After celebrating its massive settlement with Apple Inc., Qualcomm was hit with a bit of bad news in May: U.S. District Judge Lucy Koh ruled that the company had violated antitrust law in her long-awaited verdict. Now, it appears that Qualcomm won’t be getting any relief soon. Koh denied Qualcomm Inc.’s motion for a stay in a July 3 ruling.
Qualcomm is appealing the case to the Court of Appeals for the Ninth Circuit. In an emailed statement, the company said it would immediately ask the appeals court for a stay.
The crux of the Federal Trade Commission’s complaint against Qualcomm was in how the company licensed out its technology. Qualcomm has tens of thousands of patents that range from technologies deemed essential for wireless standards, such as 4G, to battery-saving technologies. Apple and other device-makers have contested Qualcomm’s requirement that a company have a licensing agreement with Qualcomm in order to be able to purchase its modem chips, which allow a phone to connect to a wireless network.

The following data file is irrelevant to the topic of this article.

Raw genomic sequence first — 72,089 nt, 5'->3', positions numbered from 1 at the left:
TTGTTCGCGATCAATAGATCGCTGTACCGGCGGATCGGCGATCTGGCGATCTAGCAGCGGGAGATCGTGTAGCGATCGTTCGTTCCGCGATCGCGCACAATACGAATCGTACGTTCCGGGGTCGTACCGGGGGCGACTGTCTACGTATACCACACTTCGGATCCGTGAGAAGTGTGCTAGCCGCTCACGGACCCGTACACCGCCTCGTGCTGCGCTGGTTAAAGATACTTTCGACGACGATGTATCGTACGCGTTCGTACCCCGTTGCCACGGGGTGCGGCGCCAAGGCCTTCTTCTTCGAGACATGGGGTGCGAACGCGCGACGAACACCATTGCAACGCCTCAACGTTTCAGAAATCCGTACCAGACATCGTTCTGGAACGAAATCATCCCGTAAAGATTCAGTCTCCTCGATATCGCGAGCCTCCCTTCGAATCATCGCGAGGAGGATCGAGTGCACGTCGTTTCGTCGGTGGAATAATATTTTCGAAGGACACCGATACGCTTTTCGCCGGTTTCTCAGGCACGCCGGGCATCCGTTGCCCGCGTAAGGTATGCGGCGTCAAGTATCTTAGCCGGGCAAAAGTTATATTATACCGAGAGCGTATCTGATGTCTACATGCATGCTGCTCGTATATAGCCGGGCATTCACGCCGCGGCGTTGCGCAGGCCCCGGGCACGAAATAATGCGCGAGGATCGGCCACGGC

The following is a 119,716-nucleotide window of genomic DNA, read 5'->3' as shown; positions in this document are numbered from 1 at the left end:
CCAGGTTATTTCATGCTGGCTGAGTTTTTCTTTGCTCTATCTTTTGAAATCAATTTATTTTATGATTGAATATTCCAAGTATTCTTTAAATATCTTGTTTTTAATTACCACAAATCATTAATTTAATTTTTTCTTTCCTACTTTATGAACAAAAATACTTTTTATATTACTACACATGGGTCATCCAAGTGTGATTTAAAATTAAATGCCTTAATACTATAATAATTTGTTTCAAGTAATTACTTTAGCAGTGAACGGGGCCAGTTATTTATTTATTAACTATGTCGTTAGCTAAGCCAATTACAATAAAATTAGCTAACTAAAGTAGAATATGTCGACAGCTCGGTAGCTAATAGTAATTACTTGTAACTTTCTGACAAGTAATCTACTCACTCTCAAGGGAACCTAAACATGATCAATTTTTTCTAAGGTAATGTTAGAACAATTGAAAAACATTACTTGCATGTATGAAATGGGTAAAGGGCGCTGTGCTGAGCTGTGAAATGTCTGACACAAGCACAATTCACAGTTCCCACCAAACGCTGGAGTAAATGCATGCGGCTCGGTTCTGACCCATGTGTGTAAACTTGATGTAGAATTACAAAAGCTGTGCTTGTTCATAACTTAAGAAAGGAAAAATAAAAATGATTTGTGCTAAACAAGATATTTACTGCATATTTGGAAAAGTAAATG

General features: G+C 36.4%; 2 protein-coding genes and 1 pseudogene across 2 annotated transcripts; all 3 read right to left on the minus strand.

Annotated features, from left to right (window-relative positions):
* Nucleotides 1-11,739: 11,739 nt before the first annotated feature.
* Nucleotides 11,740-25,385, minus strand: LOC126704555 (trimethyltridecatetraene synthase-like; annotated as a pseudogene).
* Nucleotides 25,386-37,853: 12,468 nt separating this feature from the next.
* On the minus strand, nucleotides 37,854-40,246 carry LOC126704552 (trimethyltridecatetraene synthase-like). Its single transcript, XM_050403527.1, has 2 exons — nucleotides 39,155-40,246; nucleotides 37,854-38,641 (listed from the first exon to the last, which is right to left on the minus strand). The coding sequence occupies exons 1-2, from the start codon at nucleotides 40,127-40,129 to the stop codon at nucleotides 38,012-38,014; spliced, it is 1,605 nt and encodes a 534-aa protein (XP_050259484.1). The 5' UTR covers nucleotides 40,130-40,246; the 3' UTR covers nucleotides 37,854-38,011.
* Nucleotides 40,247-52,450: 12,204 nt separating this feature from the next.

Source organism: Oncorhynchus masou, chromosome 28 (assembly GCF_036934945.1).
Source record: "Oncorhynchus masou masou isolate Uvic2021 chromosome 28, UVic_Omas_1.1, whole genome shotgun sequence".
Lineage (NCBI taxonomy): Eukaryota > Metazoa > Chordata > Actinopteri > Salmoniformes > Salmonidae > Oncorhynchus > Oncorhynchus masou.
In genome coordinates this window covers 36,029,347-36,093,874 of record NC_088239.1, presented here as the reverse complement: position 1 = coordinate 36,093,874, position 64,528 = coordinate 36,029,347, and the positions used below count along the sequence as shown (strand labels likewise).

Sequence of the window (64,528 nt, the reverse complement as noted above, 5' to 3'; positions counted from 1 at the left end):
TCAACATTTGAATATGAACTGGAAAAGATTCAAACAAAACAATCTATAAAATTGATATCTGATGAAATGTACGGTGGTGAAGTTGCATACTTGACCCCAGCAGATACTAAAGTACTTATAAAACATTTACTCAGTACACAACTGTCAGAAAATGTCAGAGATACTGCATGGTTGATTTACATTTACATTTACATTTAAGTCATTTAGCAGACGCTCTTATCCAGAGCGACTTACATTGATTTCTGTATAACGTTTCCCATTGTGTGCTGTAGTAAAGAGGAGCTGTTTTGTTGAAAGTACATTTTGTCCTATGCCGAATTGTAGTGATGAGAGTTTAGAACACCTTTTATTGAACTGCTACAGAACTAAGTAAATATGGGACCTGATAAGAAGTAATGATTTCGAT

Koh’s verdict could have sweeping implications for how Qualcomm does business. According to her May 21 decision, the San Diego-based semiconductor company must renegotiate its licensing agreements and it cannot condition selling its modem chips on a company’s license status. Qualcomm also must license its standard-essential patents to other modem chip suppliers, and cannot enter exclusive agreements with device-makers.
Last year, Qualcomm’s patents and licensing agreements brought in $5.16 billion, amounting to roughly 23 percent of the company’s revenue.
Court battles aside, Qualcomm is already striking negotiations with key players over its 5G technology. The company signed a six-year licensing and chip supply agreement with Apple, and reached a licensing agreement last year with Samsung. Qualcomm is still in negotiations with Huawei and LG Electronics.
Qualcomm’s stock fell just over 3 percent to $74.06 in afterhours trading on July 3.